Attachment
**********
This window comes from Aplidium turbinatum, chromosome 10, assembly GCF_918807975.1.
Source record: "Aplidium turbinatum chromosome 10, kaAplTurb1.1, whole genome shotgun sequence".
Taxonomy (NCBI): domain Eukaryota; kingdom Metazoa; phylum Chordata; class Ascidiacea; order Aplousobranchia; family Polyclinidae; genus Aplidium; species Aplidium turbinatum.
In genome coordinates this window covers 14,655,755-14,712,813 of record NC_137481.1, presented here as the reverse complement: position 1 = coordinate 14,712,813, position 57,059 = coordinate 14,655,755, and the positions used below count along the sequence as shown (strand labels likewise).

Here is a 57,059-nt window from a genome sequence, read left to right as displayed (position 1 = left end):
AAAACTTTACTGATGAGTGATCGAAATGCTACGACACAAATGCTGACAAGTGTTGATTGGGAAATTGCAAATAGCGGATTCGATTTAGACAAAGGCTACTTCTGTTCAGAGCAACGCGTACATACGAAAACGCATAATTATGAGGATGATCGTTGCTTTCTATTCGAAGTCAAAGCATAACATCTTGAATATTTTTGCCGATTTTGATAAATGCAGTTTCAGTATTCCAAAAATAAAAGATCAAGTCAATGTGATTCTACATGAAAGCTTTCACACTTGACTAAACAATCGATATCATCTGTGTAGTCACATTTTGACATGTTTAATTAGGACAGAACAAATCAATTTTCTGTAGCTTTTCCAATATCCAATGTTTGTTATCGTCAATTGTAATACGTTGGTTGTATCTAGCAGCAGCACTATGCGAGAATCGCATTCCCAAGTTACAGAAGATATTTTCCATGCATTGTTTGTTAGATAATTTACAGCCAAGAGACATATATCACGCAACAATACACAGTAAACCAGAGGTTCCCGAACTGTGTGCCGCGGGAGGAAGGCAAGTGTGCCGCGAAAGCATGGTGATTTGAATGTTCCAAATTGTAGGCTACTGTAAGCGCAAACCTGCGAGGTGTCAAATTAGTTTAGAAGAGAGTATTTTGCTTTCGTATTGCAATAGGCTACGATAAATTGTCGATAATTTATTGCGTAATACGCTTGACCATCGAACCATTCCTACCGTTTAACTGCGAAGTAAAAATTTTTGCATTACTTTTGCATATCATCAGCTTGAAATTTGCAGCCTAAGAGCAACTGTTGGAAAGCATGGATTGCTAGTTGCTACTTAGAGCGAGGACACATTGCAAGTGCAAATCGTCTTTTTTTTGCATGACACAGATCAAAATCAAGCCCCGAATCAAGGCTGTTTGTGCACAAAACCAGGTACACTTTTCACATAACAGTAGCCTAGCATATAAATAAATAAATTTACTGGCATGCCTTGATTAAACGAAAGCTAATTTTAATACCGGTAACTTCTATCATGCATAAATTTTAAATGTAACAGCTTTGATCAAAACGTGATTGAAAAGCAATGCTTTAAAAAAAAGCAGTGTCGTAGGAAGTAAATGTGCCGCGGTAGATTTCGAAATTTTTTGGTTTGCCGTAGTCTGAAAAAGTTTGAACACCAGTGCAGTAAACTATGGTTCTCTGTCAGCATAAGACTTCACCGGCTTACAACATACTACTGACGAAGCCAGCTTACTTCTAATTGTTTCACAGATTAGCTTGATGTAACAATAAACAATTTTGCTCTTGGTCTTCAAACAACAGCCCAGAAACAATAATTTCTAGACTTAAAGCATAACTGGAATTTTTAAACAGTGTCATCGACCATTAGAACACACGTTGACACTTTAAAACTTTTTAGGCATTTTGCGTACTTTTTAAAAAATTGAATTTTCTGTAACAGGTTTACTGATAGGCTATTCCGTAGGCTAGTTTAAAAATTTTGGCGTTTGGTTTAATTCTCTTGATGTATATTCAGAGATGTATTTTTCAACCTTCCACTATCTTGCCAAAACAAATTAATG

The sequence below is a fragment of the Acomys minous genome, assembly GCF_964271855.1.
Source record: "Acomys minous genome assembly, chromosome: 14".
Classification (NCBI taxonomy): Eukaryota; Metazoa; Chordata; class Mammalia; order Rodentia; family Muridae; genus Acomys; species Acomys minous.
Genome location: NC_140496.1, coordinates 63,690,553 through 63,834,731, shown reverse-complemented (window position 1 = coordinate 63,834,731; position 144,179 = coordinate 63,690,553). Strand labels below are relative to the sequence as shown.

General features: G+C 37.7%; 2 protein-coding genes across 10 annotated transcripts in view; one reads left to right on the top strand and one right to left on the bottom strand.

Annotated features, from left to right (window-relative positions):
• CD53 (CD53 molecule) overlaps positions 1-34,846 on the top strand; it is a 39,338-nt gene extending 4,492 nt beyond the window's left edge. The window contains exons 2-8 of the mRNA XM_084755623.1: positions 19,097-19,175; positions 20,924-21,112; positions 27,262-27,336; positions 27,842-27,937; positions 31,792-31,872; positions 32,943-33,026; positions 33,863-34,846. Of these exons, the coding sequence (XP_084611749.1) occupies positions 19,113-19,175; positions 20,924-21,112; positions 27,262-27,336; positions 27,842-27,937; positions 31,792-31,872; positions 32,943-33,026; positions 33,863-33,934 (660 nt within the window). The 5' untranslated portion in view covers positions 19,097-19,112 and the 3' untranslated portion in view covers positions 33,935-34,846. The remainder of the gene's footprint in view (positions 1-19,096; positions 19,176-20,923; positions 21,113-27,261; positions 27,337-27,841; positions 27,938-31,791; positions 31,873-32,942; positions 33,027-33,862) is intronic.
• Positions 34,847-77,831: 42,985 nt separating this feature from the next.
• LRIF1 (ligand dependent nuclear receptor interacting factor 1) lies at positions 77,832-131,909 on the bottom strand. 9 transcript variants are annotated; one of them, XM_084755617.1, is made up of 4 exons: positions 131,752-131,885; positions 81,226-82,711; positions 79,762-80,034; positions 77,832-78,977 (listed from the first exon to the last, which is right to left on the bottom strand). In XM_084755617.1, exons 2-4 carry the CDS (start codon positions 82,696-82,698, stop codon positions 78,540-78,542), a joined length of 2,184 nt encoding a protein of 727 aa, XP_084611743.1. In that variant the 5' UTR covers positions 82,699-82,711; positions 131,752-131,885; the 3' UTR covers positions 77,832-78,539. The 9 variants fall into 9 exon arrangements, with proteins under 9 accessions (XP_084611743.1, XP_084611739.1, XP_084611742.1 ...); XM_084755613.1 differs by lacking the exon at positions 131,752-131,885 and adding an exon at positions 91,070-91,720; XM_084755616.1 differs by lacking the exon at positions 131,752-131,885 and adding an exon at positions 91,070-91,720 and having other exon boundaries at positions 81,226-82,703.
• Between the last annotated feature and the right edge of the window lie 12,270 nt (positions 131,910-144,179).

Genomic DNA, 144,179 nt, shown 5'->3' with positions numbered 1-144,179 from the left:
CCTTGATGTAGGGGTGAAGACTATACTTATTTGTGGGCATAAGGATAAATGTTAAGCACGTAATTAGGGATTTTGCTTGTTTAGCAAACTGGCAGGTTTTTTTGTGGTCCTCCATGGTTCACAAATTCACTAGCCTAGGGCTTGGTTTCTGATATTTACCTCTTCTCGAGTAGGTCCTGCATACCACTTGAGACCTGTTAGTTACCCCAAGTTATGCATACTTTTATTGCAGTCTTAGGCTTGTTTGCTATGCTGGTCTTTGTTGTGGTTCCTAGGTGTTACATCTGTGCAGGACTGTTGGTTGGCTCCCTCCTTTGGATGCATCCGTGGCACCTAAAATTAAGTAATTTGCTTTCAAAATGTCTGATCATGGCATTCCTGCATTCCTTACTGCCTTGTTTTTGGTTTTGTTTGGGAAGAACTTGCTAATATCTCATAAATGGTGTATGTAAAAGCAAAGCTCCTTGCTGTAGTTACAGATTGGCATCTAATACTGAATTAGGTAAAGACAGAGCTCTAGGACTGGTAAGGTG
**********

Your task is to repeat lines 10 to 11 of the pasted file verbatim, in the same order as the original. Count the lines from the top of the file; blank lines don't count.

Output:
Genome location: NC_140496.1, coordinates 63,690,553 through 63,834,731, shown reverse-complemented (window position 1 = coordinate 63,834,731; position 144,179 = coordinate 63,690,553). Strand labels below are relative to the sequence as shown.

General features: G+C 37.7%; 2 protein-coding genes across 10 annotated transcripts in view; one reads left to right on the top strand and one right to left on the bottom strand.